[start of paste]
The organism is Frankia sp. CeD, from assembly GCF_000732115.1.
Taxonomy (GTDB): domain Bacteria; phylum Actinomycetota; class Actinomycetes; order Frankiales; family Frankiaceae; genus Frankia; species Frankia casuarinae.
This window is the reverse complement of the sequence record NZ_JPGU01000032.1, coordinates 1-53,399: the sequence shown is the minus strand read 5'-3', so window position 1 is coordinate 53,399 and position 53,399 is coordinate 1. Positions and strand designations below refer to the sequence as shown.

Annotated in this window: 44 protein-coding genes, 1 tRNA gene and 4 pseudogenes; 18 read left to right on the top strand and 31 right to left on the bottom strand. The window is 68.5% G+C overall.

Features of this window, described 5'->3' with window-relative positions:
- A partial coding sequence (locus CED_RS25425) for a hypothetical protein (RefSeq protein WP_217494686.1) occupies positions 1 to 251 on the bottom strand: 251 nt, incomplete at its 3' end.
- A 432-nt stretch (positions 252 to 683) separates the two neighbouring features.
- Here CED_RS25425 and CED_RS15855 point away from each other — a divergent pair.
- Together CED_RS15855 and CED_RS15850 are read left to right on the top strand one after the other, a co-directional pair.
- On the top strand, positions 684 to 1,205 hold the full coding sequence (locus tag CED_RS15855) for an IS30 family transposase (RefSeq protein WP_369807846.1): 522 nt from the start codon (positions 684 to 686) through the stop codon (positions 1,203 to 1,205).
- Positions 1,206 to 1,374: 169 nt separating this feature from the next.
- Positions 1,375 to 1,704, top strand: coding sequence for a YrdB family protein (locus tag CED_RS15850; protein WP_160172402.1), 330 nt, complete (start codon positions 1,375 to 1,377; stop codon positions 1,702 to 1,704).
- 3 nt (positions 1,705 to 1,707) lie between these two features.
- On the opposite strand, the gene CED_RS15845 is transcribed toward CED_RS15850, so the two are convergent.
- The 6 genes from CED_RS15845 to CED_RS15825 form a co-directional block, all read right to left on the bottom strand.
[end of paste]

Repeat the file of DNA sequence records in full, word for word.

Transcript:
The organism is Frankia sp. CeD, from assembly GCF_000732115.1.
Taxonomy (GTDB): domain Bacteria; phylum Actinomycetota; class Actinomycetes; order Frankiales; family Frankiaceae; genus Frankia; species Frankia casuarinae.
This window is the reverse complement of the sequence record NZ_JPGU01000032.1, coordinates 1-53,399: the sequence shown is the minus strand read 5'-3', so window position 1 is coordinate 53,399 and position 53,399 is coordinate 1. Positions and strand designations below refer to the sequence as shown.

Annotated in this window: 44 protein-coding genes, 1 tRNA gene and 4 pseudogenes; 18 read left to right on the top strand and 31 right to left on the bottom strand. The window is 68.5% G+C overall.

Features of this window, described 5'->3' with window-relative positions:
- A partial coding sequence (locus CED_RS25425) for a hypothetical protein (RefSeq protein WP_217494686.1) occupies positions 1 to 251 on the bottom strand: 251 nt, incomplete at its 3' end.
- A 432-nt stretch (positions 252 to 683) separates the two neighbouring features.
- Here CED_RS25425 and CED_RS15855 point away from each other — a divergent pair.
- Together CED_RS15855 and CED_RS15850 are read left to right on the top strand one after the other, a co-directional pair.
- On the top strand, positions 684 to 1,205 hold the full coding sequence (locus tag CED_RS15855) for an IS30 family transposase (RefSeq protein WP_369807846.1): 522 nt from the start codon (positions 684 to 686) through the stop codon (positions 1,203 to 1,205).
- Positions 1,206 to 1,374: 169 nt separating this feature from the next.
- Positions 1,375 to 1,704, top strand: coding sequence for a YrdB family protein (locus tag CED_RS15850; protein WP_160172402.1), 330 nt, complete (start codon positions 1,375 to 1,377; stop codon positions 1,702 to 1,704).
- 3 nt (positions 1,705 to 1,707) lie between these two features.
- On the opposite strand, the gene CED_RS15845 is transcribed toward CED_RS15850, so the two are convergent.
- The 6 genes from CED_RS15845 to CED_RS15825 form a co-directional block, all read right to left on the bottom strand.